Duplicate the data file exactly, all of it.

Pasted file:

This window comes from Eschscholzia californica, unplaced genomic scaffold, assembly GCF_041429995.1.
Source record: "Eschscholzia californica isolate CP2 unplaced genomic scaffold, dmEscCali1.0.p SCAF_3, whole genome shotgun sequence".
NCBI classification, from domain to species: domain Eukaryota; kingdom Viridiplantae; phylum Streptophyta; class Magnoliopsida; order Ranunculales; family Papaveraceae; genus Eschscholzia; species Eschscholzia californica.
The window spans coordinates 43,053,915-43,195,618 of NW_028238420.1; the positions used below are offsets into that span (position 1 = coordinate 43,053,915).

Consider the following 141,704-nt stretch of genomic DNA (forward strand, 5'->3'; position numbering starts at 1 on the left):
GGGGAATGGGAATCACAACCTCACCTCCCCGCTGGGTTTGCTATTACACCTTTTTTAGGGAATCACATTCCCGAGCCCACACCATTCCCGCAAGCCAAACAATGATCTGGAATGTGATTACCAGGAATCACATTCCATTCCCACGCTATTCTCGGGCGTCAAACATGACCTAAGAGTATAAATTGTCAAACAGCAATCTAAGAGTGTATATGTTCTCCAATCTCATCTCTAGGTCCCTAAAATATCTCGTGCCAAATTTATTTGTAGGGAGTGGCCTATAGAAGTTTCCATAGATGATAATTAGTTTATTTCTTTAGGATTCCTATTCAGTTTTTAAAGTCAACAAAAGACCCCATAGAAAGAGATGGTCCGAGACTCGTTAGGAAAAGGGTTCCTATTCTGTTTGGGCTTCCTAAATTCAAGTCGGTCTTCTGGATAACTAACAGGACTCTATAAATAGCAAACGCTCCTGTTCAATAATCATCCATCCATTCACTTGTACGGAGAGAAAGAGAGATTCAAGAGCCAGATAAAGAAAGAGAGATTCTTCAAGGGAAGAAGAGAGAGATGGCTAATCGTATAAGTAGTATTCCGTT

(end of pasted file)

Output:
This window comes from Eschscholzia californica, unplaced genomic scaffold, assembly GCF_041429995.1.
Source record: "Eschscholzia californica isolate CP2 unplaced genomic scaffold, dmEscCali1.0.p SCAF_3, whole genome shotgun sequence".
NCBI classification, from domain to species: domain Eukaryota; kingdom Viridiplantae; phylum Streptophyta; class Magnoliopsida; order Ranunculales; family Papaveraceae; genus Eschscholzia; species Eschscholzia californica.
The window spans coordinates 43,053,915-43,195,618 of NW_028238420.1; the positions used below are offsets into that span (position 1 = coordinate 43,053,915).

Consider the following 141,704-nt stretch of genomic DNA (forward strand, 5'->3'; position numbering starts at 1 on the left):
GGGGAATGGGAATCACAACCTCACCTCCCCGCTGGGTTTGCTATTACACCTTTTTTAGGGAATCACATTCCCGAGCCCACACCATTCCCGCAAGCCAAACAATGATCTGGAATGTGATTACCAGGAATCACATTCCATTCCCACGCTATTCTCGGGCGTCAAACATGACCTAAGAGTATAAATTGTCAAACAGCAATCTAAGAGTGTATATGTTCTCCAATCTCATCTCTAGGTCCCTAAAATATCTCGTGCCAAATTTATTTGTAGGGAGTGGCCTATAGAAGTTTCCATAGATGATAATTAGTTTATTTCTTTAGGATTCCTATTCAGTTTTTAAAGTCAACAAAAGACCCCATAGAAAGAGATGGTCCGAGACTCGTTAGGAAAAGGGTTCCTATTCTGTTTGGGCTTCCTAAATTCAAGTCGGTCTTCTGGATAACTAACAGGACTCTATAAATAGCAAACGCTCCTGTTCAATAATCATCCATCCATTCACTTGTACGGAGAGAAAGAGAGATTCAAGAGCCAGATAAAGAAAGAGAGATTCTTCAAGGGAAGAAGAGAGAGATGGCTAATCGTATAAGTAGTATTCCGTT